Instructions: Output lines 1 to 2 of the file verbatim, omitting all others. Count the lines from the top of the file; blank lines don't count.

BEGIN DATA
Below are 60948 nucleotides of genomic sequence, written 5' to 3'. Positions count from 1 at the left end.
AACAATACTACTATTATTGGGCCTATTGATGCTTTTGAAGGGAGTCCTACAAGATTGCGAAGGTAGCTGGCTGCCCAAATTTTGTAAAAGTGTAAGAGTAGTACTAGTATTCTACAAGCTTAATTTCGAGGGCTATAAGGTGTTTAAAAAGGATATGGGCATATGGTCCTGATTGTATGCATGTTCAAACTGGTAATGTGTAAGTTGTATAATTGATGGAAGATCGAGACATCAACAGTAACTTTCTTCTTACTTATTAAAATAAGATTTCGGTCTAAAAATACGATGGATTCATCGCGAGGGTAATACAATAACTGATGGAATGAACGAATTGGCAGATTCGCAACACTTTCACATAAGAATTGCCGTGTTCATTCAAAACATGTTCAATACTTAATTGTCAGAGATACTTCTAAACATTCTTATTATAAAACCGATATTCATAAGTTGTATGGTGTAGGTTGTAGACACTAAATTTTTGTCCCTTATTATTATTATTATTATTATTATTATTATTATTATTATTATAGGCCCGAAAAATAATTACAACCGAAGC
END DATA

Below are 60948 nucleotides of genomic sequence, written 5' to 3'. Positions count from 1 at the left end.
AACAATACTACTATTATTGGGCCTATTGATGCTTTTGAAGGGAGTCCTACAAGATTGCGAAGGTAGCTGGCTGCCCAAATTTTGTAAAAGTGTAAGAGTAGTACTAGTATTCTACAAGCTTAATTTCGAGGGCTATAAGGTGTTTAAAAAGGATATGGGCATATGGTCCTGATTGTATGCATGTTCAAACTGGTAATGTGTAAGTTGTATAATTGATGGAAGATCGAGACATCAACAGTAACTTTCTTCTTACTTATTAAAATAAGATTTCGGTCTAAAAATACGATGGATTCATCGCGAGGGTAATACAATAACTGATGGAATGAACGAATTGGCAGATTCGCAACACTTTCACATAAGAATTGCCGTGTTCATTCAAAACATGTTCAATACTTAATTGTCAGAGATACTTCTAAACATTCTTATTATAAAACCGATATTCATAAGTTGTATGGTGTAGGTTGTAGACACTAAATTTTTGTCCCTTATTATTATTATTATTATTATTATTATTATTATTATTATTATAGGCCCGAAAAATAATTACAACCGAAGC